Friday, 1 May 2015
Talking To An Immortal
Poul Anderson, The Boat Of A Million Years (London, 1991).
How would you talk with someone who you knew was three millennia old? His experience would have an entire dimension that was unknown to you, like speaking with someone who had returned from another planet. The fictional CS Lewis wonders where he stands with his friend Ransom when the latter has returned from Malacandra/Mars.
Giannotti, who knows Hanno's age, asks him whether he picked up the habit of smoking from Tutankhamen but Hanno replies, "'Before my time...'" (p. 378). Natalia, who does not know his age, accuses him of having "'...Neanderthal politics...'" (p. 410)! He could have quipped, "Before my time...," but she would have neither understood nor appreciated that. She also accuses him of "'Plagiarizing Heinlein...'" (p. 385). Thus, Anderson acknowledges his debt to Heinlein.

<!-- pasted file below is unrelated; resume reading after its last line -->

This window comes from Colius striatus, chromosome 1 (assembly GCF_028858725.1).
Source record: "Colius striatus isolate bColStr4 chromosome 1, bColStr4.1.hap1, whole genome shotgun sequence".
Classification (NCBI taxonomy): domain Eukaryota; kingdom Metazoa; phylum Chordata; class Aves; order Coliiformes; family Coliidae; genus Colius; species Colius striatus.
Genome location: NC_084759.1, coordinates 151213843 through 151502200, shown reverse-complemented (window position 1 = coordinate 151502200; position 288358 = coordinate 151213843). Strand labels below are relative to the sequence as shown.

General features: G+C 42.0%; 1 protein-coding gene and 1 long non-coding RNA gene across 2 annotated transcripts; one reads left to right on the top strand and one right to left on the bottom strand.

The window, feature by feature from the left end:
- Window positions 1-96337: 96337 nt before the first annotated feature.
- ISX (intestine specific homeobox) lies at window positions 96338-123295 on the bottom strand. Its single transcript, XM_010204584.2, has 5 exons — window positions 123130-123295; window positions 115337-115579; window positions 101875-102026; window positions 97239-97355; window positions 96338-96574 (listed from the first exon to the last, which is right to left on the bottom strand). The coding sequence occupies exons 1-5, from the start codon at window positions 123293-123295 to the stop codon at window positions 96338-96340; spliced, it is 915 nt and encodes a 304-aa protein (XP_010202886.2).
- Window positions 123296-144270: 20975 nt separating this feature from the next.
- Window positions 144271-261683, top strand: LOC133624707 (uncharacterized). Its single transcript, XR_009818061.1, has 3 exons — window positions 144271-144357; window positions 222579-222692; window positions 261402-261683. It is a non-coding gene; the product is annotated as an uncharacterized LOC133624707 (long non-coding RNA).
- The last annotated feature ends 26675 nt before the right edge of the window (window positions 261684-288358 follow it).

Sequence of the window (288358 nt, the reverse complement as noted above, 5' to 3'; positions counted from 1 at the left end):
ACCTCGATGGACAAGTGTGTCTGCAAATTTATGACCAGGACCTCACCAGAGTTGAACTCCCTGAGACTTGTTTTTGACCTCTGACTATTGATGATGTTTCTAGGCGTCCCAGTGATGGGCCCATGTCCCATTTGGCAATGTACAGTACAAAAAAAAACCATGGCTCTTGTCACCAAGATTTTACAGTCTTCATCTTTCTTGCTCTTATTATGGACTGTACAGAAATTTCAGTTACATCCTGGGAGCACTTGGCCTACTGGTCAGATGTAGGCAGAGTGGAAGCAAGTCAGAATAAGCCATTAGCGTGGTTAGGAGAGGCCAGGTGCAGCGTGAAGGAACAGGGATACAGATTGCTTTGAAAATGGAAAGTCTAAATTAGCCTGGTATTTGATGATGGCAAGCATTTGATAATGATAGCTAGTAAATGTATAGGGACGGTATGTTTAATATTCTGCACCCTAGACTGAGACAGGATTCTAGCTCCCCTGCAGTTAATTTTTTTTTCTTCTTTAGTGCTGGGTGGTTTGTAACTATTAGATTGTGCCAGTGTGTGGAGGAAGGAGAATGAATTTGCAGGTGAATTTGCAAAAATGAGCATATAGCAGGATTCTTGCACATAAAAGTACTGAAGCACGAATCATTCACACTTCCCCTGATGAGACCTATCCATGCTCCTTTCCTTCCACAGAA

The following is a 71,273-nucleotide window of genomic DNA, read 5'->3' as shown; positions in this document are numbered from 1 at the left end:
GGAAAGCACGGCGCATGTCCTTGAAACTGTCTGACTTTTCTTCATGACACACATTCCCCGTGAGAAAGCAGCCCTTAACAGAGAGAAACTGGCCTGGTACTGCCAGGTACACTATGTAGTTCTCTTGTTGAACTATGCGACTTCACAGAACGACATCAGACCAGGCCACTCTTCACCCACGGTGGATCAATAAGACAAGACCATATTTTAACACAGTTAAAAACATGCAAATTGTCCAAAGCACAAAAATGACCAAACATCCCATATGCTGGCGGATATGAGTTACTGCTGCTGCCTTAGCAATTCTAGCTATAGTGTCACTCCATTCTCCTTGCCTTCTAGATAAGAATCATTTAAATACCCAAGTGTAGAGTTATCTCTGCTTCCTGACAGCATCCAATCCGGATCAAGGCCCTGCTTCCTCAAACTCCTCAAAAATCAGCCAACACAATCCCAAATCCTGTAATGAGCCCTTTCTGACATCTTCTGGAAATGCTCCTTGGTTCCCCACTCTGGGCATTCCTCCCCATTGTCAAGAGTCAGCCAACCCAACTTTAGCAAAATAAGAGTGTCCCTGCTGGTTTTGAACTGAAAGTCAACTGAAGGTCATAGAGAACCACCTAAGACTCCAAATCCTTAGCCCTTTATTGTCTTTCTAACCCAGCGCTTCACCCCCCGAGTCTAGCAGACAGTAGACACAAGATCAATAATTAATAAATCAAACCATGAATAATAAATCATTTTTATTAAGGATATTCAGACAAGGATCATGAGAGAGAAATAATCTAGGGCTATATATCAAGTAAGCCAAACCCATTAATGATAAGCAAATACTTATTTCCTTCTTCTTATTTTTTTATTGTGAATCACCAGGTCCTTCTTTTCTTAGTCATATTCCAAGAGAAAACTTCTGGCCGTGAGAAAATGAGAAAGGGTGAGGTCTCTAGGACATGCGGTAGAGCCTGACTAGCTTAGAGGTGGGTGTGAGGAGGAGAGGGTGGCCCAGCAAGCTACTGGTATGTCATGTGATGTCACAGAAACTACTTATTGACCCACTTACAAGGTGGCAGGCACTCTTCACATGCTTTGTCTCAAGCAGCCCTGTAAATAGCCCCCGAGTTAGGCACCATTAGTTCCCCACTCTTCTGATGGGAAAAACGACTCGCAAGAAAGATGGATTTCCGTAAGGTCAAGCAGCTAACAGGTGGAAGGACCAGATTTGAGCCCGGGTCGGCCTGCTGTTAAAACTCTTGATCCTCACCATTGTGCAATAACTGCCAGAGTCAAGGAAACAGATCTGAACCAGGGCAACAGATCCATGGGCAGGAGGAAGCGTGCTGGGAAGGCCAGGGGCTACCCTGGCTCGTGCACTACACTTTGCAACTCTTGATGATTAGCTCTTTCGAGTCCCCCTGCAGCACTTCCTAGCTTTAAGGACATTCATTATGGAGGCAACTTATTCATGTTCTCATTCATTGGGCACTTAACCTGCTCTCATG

Natalia knows that Hanno is concealing everything about himself, his real life and work, from her. This is destroying their relationship even before he meets an immortal woman, Svoboda. This reminded me of something. In the Smallville TV series, Lana Lang and Lex Luthor know and sense that Clark Kent is concealing something important about himself from them. They know that there is a mystery but do not know what it is. The deception implicit from the beginning in Superman's secret identity generates a tragedy of Greek proportions. Clark should have confided in four close friends from the beginning. They would have kept the secret and helped him. Instead, Luthor becomes a mortal enemy. Hanno, however, has impeccable reasons to remain silent.